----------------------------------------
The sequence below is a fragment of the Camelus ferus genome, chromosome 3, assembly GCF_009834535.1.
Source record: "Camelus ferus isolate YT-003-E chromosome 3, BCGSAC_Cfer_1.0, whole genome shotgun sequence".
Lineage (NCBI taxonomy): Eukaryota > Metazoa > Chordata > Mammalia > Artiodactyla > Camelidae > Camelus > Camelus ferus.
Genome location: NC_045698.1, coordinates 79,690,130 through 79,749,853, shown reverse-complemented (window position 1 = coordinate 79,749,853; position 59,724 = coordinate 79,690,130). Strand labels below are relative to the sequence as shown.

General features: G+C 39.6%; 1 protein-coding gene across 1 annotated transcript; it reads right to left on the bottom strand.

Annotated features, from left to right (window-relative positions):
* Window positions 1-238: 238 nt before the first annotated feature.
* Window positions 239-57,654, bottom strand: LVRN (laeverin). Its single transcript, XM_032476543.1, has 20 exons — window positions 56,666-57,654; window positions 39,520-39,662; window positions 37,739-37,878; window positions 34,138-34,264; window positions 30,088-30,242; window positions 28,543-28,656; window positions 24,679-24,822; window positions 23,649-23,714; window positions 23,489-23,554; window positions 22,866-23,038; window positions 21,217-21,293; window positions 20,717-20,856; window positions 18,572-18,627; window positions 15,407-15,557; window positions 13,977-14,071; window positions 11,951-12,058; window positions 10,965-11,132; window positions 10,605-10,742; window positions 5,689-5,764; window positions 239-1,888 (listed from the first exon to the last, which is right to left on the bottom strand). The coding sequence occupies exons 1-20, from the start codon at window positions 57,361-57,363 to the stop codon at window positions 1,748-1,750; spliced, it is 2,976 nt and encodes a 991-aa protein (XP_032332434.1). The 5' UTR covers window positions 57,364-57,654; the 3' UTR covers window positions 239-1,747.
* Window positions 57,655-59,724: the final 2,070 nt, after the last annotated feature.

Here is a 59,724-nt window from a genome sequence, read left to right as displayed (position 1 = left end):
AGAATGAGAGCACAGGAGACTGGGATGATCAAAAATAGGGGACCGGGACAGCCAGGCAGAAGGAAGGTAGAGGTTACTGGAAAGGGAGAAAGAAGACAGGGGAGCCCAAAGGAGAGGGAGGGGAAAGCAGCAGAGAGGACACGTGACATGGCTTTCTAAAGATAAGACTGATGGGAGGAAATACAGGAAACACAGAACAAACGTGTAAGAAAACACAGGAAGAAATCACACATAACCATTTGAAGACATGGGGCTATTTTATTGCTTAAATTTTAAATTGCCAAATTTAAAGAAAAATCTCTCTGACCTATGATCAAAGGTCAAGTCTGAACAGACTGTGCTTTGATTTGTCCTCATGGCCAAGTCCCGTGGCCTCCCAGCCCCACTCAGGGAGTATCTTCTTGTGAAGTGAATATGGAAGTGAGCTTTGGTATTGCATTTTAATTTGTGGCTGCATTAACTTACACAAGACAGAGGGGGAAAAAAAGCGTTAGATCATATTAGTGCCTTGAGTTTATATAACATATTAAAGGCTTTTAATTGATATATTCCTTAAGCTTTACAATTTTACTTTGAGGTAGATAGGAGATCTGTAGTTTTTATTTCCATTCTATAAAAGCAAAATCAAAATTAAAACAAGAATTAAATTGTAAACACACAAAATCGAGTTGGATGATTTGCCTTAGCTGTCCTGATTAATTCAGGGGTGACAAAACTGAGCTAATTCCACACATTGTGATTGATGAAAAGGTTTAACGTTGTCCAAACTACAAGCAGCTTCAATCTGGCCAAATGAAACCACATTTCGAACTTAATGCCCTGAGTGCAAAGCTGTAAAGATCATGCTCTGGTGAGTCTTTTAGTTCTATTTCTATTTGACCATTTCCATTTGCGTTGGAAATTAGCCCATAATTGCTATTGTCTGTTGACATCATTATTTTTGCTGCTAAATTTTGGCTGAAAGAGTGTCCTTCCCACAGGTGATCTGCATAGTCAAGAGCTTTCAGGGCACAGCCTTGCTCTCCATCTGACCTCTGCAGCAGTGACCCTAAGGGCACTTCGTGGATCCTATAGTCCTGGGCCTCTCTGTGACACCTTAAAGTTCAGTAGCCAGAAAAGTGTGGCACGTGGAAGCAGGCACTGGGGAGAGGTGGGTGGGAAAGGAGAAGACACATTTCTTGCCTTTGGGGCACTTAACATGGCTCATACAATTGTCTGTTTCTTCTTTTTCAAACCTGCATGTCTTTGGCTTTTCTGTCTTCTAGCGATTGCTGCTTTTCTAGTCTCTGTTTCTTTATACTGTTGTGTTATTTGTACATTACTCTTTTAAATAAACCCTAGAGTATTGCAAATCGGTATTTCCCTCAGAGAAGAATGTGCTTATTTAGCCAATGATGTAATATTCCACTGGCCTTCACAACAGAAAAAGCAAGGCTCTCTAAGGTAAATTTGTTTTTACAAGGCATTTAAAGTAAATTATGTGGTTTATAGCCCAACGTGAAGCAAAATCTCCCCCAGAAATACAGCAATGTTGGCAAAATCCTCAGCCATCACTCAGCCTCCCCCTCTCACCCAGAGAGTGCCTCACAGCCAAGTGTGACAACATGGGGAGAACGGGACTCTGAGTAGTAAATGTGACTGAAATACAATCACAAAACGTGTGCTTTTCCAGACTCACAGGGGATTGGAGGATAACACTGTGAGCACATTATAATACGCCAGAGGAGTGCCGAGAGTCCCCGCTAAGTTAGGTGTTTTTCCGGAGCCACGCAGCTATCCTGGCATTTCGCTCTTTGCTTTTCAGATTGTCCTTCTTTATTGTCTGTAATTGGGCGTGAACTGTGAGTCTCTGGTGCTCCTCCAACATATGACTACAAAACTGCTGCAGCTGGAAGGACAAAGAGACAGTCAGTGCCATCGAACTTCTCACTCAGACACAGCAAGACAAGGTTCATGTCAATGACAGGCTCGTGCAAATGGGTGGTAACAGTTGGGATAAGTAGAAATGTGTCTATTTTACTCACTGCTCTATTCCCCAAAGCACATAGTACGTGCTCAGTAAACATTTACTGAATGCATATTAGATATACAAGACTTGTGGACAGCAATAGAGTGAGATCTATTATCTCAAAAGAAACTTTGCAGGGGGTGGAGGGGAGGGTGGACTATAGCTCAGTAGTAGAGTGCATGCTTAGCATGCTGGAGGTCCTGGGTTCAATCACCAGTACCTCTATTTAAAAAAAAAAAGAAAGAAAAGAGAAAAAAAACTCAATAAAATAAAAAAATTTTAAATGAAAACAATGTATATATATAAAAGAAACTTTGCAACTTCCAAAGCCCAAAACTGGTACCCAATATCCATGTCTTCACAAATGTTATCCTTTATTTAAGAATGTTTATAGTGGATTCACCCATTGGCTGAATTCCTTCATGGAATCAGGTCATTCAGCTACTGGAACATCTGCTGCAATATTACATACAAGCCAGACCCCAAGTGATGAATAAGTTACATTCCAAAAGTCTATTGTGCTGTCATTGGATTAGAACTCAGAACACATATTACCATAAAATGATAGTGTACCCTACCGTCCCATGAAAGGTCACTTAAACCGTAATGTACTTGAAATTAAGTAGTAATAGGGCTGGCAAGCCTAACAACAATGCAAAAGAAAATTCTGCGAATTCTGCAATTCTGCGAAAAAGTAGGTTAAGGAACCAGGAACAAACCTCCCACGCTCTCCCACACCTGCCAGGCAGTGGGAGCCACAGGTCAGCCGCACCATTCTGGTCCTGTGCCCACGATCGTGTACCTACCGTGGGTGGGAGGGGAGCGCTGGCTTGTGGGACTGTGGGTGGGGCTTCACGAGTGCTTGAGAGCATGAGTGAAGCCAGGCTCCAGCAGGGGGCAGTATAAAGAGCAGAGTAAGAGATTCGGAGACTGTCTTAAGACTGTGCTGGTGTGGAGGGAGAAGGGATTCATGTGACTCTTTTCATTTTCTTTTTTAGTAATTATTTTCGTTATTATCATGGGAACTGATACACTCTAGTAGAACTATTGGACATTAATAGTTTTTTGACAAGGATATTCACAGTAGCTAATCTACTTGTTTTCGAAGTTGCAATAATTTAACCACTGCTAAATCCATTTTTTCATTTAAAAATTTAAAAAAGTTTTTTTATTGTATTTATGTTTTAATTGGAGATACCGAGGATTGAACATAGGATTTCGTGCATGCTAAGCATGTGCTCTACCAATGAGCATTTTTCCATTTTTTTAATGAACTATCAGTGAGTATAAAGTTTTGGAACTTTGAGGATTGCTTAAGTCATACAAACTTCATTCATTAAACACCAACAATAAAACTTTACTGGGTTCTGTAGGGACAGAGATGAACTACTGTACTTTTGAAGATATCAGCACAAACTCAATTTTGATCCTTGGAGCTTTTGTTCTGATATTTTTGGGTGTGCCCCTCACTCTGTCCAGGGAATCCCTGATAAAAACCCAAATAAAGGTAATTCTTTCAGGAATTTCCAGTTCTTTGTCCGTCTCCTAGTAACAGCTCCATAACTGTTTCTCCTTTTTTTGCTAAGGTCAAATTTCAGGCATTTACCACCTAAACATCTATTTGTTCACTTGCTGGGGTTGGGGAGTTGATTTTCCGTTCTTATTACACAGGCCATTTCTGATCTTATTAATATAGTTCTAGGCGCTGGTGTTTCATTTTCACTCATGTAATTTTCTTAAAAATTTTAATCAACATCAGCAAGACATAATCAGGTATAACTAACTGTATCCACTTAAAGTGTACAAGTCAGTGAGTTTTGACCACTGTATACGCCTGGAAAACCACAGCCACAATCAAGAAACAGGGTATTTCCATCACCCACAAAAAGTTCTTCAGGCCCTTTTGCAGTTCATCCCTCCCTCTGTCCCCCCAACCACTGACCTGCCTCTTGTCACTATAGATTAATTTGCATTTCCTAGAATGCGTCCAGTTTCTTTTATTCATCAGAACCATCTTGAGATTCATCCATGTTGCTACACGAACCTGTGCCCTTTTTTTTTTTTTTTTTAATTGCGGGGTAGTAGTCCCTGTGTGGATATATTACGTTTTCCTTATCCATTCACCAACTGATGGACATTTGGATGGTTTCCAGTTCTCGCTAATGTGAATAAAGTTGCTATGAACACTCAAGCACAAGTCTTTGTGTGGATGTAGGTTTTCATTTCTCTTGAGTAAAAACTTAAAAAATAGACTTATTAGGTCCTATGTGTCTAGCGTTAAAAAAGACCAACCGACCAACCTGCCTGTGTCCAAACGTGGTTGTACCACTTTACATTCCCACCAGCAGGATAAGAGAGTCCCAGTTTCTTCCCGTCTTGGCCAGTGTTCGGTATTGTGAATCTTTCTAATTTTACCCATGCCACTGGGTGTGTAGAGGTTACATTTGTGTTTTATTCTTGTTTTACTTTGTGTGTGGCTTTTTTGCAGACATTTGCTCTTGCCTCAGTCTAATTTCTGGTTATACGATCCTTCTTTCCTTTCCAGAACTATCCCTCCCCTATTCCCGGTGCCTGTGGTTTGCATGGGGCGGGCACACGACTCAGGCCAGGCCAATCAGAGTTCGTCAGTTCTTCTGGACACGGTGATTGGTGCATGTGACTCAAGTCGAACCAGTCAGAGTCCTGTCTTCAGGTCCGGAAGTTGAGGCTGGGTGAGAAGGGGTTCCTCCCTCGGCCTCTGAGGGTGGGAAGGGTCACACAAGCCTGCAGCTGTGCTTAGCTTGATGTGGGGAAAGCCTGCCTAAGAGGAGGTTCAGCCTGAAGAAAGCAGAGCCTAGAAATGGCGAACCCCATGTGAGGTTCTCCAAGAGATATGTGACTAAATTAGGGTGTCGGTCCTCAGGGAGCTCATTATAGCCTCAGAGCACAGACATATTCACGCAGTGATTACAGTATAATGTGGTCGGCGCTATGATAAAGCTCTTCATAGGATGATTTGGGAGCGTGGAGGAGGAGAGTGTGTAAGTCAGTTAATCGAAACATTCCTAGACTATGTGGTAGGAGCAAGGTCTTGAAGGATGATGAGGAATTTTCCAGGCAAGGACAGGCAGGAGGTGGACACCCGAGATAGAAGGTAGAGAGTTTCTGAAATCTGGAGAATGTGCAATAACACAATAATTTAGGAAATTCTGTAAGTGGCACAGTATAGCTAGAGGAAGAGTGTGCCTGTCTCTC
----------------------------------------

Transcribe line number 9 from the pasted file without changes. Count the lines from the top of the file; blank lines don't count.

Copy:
* Window positions 57,655-59,724: the final 2,070 nt, after the last annotated feature.